Farmer Kristyn Leach wants to talk about her delicious harvest from last year. “Progress is good,” she tells me. As it happens, that’s a huge understatement. Kitazawa Seed Company, the retailer that sells Leach’s heirloom seed varieties, reports that sales are up tenfold.

“Her seeds are just flying out the door. It’s pretty phenomenal,” says Maya Shiroyama, Kitazawa’s owner. “When she drops off her seeds, within a few days, we have to reorder.”

But this was no overnight success. Since 2012, Leach has worked the land on Choi and Daughters, her tiny, two-acre farm in Winters, California. The farm has become a one-stop-shop for Bay Area chefs, farmers, and gardeners seeking to grow vegetables and herbs native to Korea and East Asia. These days, Leach is hailed as one of the latest leaders preserving the 150-year legacy of Asian-American farmers in Northern California.

Born in Daegu, South Korea, Leach was adopted into a blue-collar, Irish-Catholic family in New York. At an early age, she gravitated towards her grandmother’s massive garden and toiled in local community plots. Her farming days continued into adulthood, and she soon found herself across the country, bouncing around farms up and down the West Coast. While interviewing for a farming job in Bolinas, California, Leach met her mentor, the farmer Dennis Dierks of Paradise Valley Produce.

The two quickly bonded over their admiration for Korean natural farming, a sustainable practice that uses indigenous microorganisms to enrich the soil, rather than herbicides or pesticides. Dierks had first heard of the practice from a Filipino teacher, while Leach knew of it from studying her Korean heritage. Working with Dierks, she reflects, “was probably the best step for me moving towards having my own farm.”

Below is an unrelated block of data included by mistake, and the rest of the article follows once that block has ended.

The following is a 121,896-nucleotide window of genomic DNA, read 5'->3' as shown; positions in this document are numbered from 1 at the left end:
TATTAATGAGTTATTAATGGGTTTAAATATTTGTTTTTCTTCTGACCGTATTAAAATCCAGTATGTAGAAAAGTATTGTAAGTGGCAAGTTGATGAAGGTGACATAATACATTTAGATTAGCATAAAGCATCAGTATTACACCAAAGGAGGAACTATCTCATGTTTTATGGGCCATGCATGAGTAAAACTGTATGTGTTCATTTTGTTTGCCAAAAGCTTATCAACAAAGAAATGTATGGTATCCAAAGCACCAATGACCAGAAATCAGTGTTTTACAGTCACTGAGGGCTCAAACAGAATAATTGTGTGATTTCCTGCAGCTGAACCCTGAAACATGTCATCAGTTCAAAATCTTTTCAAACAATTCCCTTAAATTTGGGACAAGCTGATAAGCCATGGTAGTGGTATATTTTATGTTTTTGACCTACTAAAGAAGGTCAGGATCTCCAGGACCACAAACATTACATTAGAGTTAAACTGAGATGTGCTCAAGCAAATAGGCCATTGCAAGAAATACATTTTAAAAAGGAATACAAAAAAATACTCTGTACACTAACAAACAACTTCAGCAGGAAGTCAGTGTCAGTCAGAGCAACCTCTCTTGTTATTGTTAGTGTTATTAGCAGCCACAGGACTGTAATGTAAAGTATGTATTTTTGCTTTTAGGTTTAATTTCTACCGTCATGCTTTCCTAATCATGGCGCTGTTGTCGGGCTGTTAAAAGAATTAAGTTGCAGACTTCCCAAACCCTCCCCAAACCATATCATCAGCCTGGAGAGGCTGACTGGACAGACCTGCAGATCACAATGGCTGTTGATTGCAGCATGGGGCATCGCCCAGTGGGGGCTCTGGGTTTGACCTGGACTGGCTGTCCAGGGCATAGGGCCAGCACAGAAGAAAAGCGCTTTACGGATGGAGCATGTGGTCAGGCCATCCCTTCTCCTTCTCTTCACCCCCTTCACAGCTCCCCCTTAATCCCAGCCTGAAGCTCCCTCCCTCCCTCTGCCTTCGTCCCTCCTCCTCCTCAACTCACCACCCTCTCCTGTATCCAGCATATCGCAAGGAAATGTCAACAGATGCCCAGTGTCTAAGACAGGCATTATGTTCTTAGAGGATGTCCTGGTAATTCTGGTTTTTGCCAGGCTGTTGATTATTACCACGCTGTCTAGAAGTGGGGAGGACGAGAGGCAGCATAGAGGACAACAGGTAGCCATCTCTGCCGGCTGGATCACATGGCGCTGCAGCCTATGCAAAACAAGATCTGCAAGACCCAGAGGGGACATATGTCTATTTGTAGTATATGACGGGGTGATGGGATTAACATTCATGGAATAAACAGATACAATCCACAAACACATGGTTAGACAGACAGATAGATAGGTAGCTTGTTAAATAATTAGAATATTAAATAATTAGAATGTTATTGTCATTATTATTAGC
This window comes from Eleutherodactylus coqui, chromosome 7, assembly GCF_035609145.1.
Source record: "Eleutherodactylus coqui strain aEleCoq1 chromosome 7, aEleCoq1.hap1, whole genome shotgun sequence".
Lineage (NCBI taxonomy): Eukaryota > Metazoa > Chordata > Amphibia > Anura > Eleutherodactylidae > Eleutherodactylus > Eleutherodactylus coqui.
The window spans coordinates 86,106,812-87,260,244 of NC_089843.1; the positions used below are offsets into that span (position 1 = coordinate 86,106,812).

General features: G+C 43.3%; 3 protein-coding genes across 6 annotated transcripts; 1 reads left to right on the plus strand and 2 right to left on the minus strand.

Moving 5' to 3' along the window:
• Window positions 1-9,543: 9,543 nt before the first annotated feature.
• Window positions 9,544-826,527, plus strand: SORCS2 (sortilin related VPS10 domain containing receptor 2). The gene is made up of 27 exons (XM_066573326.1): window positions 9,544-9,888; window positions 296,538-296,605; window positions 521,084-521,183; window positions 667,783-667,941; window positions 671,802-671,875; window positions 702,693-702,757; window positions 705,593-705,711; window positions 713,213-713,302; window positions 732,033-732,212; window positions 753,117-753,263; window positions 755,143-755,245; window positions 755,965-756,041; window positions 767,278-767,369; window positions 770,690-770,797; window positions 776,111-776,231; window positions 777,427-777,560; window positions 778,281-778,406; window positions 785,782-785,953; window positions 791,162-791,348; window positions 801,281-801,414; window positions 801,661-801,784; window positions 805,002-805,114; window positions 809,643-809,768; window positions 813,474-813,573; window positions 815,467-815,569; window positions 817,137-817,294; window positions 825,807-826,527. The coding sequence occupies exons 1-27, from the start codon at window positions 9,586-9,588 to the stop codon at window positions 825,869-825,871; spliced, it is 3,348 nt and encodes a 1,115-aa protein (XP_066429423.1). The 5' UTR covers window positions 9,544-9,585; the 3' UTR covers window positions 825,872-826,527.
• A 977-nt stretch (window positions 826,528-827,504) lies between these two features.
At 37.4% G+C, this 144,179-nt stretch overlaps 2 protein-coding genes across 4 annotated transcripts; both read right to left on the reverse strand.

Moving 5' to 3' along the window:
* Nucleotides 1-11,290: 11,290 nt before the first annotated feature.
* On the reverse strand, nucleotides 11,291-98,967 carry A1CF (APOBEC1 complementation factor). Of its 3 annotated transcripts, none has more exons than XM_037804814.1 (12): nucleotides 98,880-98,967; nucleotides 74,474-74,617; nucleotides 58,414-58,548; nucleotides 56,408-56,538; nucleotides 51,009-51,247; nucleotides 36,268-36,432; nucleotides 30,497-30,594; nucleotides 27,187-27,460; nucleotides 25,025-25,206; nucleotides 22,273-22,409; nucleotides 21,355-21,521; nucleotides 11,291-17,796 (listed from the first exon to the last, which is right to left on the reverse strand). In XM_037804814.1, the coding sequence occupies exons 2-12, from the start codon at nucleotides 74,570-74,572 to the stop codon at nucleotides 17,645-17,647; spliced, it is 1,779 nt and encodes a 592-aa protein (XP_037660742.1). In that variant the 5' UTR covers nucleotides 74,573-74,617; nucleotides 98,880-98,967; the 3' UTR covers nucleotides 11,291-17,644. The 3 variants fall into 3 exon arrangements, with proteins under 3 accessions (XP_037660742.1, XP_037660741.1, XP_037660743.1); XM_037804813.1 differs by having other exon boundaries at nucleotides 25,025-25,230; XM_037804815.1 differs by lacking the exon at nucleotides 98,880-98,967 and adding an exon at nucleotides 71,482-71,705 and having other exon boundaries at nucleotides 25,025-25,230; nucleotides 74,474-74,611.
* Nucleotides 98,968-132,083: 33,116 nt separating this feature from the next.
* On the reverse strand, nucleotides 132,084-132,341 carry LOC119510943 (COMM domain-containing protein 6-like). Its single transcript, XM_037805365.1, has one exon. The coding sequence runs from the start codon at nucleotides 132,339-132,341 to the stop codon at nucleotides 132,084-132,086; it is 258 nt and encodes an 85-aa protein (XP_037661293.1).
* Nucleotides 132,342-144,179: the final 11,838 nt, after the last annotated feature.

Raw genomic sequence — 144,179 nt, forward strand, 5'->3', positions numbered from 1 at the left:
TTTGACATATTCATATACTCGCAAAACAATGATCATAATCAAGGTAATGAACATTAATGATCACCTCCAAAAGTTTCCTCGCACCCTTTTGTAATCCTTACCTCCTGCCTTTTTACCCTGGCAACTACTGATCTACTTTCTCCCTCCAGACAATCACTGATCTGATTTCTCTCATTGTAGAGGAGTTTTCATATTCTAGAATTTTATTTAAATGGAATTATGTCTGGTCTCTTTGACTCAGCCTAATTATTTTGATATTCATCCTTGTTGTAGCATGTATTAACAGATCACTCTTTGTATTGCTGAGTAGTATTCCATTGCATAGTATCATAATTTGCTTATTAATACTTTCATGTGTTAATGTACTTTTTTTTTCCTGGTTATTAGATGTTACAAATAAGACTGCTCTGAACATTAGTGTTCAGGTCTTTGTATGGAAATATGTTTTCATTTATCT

It wasn’t long before she decided to put down roots in Northern California. The Bay Area, with its diverse and large Asian-American population, offered the perfect ground for Leach’s eventual dive into Korean seeds. In fact, Leach is just the latest in a long line of Asian-American agricultural trailblazers, many who have made the area their home since the mid-19th century.

Kitazawa Seed Company has a long history of distributing rare seeds from East Asia.
Kitazawa Seed Company has a long history of distributing rare seeds from East Asia. Courtesy of Kitazawa Seed Company

Asian-American farmers have played an integral role in the history of farming in America, especially in California. As news of the Gold Rush spread in 1848, Chinese immigrants flocked to Northern California. Some immigrants opened up laundries and restaurants, but those from the Pearl Delta Region in China, an agricultural hub, began working on local farms as well as growing vegetables and fruits in their mining camps.

However, the passing of the Chinese Exclusion Act in 1882 halted most immigration from China, and also hobbled the West’s growing agricultural industry. Farmers from Japan, Korea, and the Philippines flocked to the Bay Area to fill the void. Like the Chinese farmers before them, they introduced their ancestral farming techniques and seeds to the California community. Today, the legacy of these farmers endures in modest multi-generation farms and businesses such as Kitazawa.